Scoundrel #4 Review: A Predictable yet Satisfying Finale

[rwp-review-recap id="0"]

Hector's debauchery reaches an all-time high as his drug use intensifies, he parties every day, and this is all done without the safety net of the family business. Inevitably, he runs out of money, and he must rely on his loyal friend Gus to get him out of this jam, but can even Gus handle where Hector is at in his life?

Scoundrel #4 cover by Dug Nation and Josephine Roberts
Scoundrel #4 cover by Dug Nation and Josephine Roberts

This issue brings Hannibal Tabu and Dug Nation's Scoundrel series to a conclusion. The series ends exactly as one might expect, especially if anyone remembers the foreshadowing opening from the first installment of the miniseries. Hector spins out of control, gets hooked on drugs, runs out of money, and the world collectively punishes him for it.

There is still some tragedy in that. Hector had potential; he is a driven man and far cleverer than he plays. He was born into a successful business, but he still squandered it. It's not a new story, but Scoundrel played it well.

Scoundrel #4 answers one of my criticisms from the first issue. I worried that Gus would play out as a one-dimensional patsy, but he finally gets a moment to stand his ground in defiance of Hector in this issue. This is easily the most satisfying moment of the book and possibly the entire series.

Dug Nation's artwork remains gorgeous. His realistic, detailed, and textured work brings the world of Scoundrel to life excellently. The world still has its own shadowy starkness to it which gives it a distinct visual identity. Josephine Roberts gives the world sharply contrasting colorwork which helps it pop off the page. Both artists do some fine work and give this comic plenty of energy.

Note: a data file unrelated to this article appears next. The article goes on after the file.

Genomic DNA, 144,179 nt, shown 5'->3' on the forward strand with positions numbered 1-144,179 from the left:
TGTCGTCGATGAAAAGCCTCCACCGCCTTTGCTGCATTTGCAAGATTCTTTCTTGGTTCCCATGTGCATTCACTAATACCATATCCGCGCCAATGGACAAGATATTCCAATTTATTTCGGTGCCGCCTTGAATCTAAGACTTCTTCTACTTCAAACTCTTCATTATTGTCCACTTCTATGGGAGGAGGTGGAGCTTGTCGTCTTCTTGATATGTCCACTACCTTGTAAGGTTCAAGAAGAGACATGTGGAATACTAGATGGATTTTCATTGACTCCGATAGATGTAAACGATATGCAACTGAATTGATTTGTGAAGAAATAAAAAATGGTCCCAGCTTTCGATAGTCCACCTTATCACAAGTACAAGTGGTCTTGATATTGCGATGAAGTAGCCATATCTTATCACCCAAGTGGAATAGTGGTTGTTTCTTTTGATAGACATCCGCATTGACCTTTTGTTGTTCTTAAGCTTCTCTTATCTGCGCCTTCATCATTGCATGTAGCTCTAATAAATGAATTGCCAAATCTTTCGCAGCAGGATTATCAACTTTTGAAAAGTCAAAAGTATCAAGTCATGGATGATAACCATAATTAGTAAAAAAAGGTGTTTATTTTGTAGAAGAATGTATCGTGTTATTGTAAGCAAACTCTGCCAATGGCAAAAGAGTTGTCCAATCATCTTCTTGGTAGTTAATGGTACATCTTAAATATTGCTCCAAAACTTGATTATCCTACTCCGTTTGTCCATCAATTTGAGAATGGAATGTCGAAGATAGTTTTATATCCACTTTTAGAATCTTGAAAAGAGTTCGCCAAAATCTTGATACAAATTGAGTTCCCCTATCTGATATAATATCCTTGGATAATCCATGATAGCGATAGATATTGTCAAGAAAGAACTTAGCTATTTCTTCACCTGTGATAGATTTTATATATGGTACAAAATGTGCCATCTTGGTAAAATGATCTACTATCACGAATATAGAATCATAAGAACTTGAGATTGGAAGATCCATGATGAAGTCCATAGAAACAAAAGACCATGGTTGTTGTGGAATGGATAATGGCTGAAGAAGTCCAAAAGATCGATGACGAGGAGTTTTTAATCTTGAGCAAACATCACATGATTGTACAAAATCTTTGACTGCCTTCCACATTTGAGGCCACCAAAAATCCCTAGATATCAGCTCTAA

Scoundrel #4 has a highly telegraphed ending, but it is well-constructed nonetheless. It still evokes pity and sadness for the place Hector goes in his life, and Gus finally gets a moment to shine. I can recommend this one. Check it out, and, if you haven't been following it, read the whole miniseries. Wunderman Comics aren't as easy to track down as the other publishers, but the entire run of Scoundrel is available digitally on Amazon and Google Books.

[rwp-review-ratings id="0"]
[rwp-review-form id="0"]

Enjoyed this? Please share on social media!

About Joshua Davison

Josh is a longtime super hero comic fan and an aspiring comic book and fiction writer himself. He also trades in videogames, Star Wars, and Magic: The Gathering, and he is also a budding film buff. He's always been a huge nerd, and he hopes to contribute something of worth to the wider geek culture conversation. He is also happy to announce that he is the new Reviews Editor for Bleeding Cool. Follow on Twitter @joshdavisonbolt.
Comments will load 8 seconds after page. Click here to load them now.